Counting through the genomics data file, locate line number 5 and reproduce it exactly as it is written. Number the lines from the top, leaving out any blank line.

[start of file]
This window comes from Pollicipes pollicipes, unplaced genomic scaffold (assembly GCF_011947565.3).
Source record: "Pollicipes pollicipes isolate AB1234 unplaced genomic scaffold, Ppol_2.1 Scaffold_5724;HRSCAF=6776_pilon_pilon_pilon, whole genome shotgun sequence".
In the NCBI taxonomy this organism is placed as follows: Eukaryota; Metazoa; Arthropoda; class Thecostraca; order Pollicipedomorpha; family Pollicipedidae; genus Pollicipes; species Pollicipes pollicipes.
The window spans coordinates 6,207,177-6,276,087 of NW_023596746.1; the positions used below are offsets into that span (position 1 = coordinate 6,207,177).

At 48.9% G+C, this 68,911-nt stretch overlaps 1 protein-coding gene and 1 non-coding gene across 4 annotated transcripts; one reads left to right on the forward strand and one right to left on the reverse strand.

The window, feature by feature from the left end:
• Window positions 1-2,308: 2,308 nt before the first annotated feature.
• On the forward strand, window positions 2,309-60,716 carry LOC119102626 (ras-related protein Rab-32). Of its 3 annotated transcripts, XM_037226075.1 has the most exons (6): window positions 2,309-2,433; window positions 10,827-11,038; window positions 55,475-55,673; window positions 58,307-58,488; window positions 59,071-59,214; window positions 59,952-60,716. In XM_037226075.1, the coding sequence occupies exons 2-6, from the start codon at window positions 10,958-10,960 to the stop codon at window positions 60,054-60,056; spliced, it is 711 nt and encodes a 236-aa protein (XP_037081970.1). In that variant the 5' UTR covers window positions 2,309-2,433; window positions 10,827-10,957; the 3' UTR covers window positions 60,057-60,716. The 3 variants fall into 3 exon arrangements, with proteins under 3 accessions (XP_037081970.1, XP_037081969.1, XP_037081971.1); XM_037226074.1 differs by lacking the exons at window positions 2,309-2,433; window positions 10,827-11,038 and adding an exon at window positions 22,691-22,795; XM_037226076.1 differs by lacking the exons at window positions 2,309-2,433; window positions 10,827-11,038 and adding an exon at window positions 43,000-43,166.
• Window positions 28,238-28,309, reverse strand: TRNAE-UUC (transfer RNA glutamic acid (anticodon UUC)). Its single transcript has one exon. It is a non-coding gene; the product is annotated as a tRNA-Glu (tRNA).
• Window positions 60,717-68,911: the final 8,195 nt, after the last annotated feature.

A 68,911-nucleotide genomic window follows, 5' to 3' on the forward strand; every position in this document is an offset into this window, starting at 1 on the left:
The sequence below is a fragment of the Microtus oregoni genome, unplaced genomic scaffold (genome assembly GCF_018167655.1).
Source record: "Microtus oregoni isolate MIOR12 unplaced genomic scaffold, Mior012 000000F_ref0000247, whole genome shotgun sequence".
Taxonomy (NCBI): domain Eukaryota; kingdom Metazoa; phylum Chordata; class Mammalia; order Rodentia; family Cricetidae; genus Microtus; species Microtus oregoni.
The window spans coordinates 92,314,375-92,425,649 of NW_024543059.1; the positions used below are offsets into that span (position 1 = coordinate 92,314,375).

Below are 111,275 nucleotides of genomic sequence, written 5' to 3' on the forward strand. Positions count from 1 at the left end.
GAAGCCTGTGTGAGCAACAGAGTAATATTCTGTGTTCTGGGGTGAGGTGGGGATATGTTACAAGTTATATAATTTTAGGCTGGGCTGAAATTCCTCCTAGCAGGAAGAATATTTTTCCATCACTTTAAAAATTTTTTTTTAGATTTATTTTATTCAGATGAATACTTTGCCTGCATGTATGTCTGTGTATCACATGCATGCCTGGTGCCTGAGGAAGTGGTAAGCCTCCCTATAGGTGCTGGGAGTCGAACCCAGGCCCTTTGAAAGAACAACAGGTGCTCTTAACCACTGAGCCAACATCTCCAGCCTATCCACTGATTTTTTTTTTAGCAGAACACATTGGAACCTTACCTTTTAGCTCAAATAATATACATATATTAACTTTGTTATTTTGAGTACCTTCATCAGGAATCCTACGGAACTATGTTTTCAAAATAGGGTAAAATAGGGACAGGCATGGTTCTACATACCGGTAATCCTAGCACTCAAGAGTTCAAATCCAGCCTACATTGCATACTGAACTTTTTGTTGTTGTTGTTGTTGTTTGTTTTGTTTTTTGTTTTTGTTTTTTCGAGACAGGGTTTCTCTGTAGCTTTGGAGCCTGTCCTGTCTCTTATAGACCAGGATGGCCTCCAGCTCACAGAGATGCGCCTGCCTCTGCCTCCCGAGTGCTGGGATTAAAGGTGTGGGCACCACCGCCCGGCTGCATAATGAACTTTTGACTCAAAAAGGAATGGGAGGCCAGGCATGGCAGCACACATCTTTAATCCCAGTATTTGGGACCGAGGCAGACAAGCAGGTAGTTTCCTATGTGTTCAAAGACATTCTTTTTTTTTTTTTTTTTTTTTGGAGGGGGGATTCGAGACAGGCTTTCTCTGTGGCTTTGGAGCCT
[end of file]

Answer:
At 48.9% G+C, this 68,911-nt stretch overlaps 1 protein-coding gene and 1 non-coding gene across 4 annotated transcripts; one reads left to right on the forward strand and one right to left on the reverse strand.